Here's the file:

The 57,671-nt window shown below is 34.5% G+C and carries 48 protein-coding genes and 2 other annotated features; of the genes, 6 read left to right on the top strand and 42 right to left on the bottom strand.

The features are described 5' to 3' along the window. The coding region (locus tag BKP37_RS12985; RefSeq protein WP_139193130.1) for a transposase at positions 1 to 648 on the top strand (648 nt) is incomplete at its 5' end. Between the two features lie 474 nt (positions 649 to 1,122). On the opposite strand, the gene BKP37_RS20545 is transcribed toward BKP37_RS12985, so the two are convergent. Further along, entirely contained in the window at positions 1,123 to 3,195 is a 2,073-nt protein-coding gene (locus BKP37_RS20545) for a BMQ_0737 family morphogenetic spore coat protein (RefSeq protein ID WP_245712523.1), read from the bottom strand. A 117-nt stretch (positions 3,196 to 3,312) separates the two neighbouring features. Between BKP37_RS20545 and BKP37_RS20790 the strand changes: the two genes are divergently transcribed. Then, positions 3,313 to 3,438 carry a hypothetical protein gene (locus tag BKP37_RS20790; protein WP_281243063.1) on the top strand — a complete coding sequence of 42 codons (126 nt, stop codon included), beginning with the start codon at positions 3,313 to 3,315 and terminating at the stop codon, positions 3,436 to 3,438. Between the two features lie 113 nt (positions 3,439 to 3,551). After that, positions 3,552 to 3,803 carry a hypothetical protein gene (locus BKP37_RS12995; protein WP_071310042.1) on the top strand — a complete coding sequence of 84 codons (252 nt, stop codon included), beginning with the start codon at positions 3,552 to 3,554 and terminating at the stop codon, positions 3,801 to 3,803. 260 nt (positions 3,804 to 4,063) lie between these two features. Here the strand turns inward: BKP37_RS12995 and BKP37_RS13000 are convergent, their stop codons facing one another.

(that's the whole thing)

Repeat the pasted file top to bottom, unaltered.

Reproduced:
The 57,671-nt window shown below is 34.5% G+C and carries 48 protein-coding genes and 2 other annotated features; of the genes, 6 read left to right on the top strand and 42 right to left on the bottom strand.

The features are described 5' to 3' along the window. The coding region (locus tag BKP37_RS12985; RefSeq protein WP_139193130.1) for a transposase at positions 1 to 648 on the top strand (648 nt) is incomplete at its 5' end. Between the two features lie 474 nt (positions 649 to 1,122). On the opposite strand, the gene BKP37_RS20545 is transcribed toward BKP37_RS12985, so the two are convergent. Further along, entirely contained in the window at positions 1,123 to 3,195 is a 2,073-nt protein-coding gene (locus BKP37_RS20545) for a BMQ_0737 family morphogenetic spore coat protein (RefSeq protein ID WP_245712523.1), read from the bottom strand. A 117-nt stretch (positions 3,196 to 3,312) separates the two neighbouring features. Between BKP37_RS20545 and BKP37_RS20790 the strand changes: the two genes are divergently transcribed. Then, positions 3,313 to 3,438 carry a hypothetical protein gene (locus tag BKP37_RS20790; protein WP_281243063.1) on the top strand — a complete coding sequence of 42 codons (126 nt, stop codon included), beginning with the start codon at positions 3,313 to 3,315 and terminating at the stop codon, positions 3,436 to 3,438. Between the two features lie 113 nt (positions 3,439 to 3,551). After that, positions 3,552 to 3,803 carry a hypothetical protein gene (locus BKP37_RS12995; protein WP_071310042.1) on the top strand — a complete coding sequence of 84 codons (252 nt, stop codon included), beginning with the start codon at positions 3,552 to 3,554 and terminating at the stop codon, positions 3,801 to 3,803. 260 nt (positions 3,804 to 4,063) lie between these two features. Here the strand turns inward: BKP37_RS12995 and BKP37_RS13000 are convergent, their stop codons facing one another.